This is strange. If Arafat (like every Arab) is indeed a “serial liar”, as Barak alleges, why for God’s sake did he not accept the proposal? The logical thing for him to do would have been to agree to all the wonderful concessions Barak was ready to make, sign everything demanded and then, after a few years, come back and demand more.

Barak and Morris say that Arafat “kept saying ‘no’ to every offer, never making any counterproposals of his own.” The record does not bear this out.

While it is true that Arafat, coming to Camp David against his will, was in a defensive mood, ready to withstand the double onslaught of Barak and Clinton, he made concessions that were very far-reaching from the Palestinian point of view. The fact that Israelis and Americans took these in their stride, hardly even noticing them, only shows the immense gap between the perceptions of the parties. Palestinian propaganda could not have bragged about these concessions either, since they were inimical to the wishes of many Palestinians.

As a matter of fact, Arafat made the following explicit and implicit concessions at Camp David, and later at Taba:

- He agreed to change the almost sacred Green Line by accepting the principle of land swaps;

— He accepted the concept of settlement blocs, which is anathema to all Palestinians;

— He ceded the Jewish neighborhoods built on Arab land in EastJerusalem, breaking another Palestinian taboo;

— He was ready to give up the Wailing Wall and the Jewish quarter of the Jerusalem Old City, which were parts of Arab East Jerusalem before 1967.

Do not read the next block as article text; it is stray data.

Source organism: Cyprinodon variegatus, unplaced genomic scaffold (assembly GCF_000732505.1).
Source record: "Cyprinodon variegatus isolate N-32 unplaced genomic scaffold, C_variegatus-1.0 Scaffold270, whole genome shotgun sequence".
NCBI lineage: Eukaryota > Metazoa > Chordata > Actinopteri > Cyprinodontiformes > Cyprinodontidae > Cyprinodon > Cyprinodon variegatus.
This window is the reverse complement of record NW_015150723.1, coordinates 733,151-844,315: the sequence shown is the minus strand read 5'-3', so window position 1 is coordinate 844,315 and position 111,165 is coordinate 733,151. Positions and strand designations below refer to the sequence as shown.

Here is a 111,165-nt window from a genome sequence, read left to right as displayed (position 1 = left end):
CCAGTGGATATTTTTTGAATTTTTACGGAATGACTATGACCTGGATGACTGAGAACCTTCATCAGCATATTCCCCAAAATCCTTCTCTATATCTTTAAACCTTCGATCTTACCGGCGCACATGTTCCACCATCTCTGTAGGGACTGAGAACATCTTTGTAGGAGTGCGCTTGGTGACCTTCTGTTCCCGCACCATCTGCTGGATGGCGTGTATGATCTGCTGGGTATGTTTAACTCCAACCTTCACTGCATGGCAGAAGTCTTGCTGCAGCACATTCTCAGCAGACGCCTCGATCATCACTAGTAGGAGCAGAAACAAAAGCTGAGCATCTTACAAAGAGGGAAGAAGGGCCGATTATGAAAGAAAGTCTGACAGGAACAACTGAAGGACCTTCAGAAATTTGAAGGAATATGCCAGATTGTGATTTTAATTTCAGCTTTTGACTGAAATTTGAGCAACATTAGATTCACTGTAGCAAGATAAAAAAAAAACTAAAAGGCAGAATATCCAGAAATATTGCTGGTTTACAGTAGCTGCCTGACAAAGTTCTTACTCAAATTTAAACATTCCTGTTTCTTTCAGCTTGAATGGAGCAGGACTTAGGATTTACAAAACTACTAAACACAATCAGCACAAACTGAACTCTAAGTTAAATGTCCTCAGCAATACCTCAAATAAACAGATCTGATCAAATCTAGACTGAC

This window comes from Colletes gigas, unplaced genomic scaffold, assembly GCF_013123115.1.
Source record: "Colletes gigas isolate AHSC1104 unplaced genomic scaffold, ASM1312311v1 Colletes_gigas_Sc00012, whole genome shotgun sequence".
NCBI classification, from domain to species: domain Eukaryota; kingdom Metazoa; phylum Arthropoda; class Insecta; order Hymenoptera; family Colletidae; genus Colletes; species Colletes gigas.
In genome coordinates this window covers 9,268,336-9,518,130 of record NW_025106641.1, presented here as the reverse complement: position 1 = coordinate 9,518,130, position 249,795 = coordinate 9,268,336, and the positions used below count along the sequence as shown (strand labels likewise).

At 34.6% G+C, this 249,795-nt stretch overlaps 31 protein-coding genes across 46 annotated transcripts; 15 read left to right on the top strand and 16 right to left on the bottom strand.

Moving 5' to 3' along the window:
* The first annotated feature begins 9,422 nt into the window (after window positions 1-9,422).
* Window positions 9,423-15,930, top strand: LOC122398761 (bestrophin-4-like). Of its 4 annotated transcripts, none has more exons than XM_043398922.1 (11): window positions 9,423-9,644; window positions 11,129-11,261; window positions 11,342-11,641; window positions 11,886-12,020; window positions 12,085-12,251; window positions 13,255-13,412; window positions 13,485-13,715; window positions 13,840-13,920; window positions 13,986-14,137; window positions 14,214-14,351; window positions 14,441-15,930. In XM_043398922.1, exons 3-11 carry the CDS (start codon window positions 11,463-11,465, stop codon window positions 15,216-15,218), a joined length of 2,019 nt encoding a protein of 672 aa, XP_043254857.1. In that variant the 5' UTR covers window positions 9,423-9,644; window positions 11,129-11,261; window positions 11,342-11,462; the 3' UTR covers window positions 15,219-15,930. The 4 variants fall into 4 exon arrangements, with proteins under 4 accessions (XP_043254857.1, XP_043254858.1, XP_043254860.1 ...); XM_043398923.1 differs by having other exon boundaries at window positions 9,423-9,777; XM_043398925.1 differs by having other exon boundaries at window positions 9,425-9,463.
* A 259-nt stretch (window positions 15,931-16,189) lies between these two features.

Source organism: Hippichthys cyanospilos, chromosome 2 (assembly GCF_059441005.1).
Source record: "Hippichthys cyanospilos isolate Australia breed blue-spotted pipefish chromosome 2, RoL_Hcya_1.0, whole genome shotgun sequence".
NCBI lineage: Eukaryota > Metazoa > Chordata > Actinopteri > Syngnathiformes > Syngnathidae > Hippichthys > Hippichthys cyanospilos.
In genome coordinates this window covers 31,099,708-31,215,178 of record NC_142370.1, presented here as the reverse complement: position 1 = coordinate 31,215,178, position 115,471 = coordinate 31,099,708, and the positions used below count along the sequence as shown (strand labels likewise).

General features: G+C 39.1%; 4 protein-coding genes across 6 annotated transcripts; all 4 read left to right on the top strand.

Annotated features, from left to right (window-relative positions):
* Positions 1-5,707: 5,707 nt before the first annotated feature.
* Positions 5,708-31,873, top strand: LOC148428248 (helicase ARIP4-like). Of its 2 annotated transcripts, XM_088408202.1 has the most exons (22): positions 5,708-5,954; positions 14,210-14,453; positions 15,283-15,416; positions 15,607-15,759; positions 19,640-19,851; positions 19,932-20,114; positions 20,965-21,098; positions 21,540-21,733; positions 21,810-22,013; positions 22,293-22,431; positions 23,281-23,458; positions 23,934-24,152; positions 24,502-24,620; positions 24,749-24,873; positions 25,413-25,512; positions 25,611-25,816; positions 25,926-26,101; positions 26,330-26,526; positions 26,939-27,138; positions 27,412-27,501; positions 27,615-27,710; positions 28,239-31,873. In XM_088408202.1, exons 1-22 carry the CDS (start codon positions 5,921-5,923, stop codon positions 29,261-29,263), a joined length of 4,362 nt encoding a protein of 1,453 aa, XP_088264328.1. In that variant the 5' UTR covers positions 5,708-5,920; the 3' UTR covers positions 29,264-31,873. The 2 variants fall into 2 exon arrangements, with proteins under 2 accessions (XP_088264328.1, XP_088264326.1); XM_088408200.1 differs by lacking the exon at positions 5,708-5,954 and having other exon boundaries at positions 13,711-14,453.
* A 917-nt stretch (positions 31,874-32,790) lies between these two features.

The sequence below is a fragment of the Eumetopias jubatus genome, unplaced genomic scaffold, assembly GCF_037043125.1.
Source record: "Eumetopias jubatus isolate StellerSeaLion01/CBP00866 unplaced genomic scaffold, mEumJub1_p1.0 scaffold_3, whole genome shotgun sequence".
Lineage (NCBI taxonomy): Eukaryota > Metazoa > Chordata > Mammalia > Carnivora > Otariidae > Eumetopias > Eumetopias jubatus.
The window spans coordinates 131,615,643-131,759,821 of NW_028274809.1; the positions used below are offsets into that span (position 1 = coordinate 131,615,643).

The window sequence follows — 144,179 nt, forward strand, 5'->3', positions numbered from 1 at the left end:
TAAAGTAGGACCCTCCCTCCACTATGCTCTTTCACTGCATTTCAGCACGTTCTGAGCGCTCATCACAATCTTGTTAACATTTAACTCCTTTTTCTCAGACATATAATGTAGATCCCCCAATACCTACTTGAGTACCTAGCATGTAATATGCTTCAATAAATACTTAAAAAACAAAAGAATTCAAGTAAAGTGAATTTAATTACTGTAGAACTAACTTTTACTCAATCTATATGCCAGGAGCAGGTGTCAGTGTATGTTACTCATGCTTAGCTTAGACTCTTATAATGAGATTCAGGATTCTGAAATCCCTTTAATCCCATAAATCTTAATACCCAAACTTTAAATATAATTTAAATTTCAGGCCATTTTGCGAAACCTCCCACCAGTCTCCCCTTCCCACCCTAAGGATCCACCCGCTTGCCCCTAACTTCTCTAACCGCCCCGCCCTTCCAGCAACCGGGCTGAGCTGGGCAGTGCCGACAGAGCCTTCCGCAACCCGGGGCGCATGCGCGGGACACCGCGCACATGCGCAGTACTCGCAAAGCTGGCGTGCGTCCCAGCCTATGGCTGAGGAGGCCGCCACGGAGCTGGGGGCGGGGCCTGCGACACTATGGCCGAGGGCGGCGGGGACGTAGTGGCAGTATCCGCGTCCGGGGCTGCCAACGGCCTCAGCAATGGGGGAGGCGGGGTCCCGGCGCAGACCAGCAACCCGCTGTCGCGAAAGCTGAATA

— He indicated his readiness to reach a compromise on the Right of Return, sacred to all Palestinians, by accepting that the implementation should be subject to Israeli agreement. Barak ignores all these. According to Morris, he charged “Arafat with ‘lacking the character or will’ to make a historic compromise, as did the late Egyptian President, Anwar Sadat in 1977-1979, when he made peace with Israel...”

Barak would have been well advised to drop this comparison. Sadat got all his territory back, to the very last centimeter. Arafat would have easily agreed to the same terms — as would have Hafiz Assad of Syria.

Barak, so it seems, is furious with Arafat because the Palestinian leader denies Zionist axioms, indeed, because Arafat is not an orthodox Zionist like himself.

“(Arafat) does not recognize the existence of a Jewish people or nation, only a Jewish religion...This, Barak believes, underlay Arafat’s insistence at Camp David (and since) that the Palestinians have sole sovereignty over the Temple Mount compound...Arafat refused to accept even the vague formulation proposed by Clinton (in December 2000) positing Israeli sovereignty over the earth beneath the Temple Mount’s surface area.”

Arafat could easily turn the tables and claim that Barak does not recognize Islam by denying Palestinian sovereignty over the holy Islamic shrines on the mount. As a matter of fact, Barak, obfuscating to the last, offered “guardianship” — but not sovereignty — over the mosques. His abysmal ignorance of Islamic affairs made it impossible for him to comprehend that no Muslim leader in the world could possibly agree to this. If Arafat had agreed, he would have turned himself into a mortal enemy of every devout Muslim.

(Uri Avnery, award-winning Israeli journalist and writer, three-time member of Knesset and a columnist for the Ma’ariv daily is a founding member of the Gush Shalom peace movement.)

(To be continued)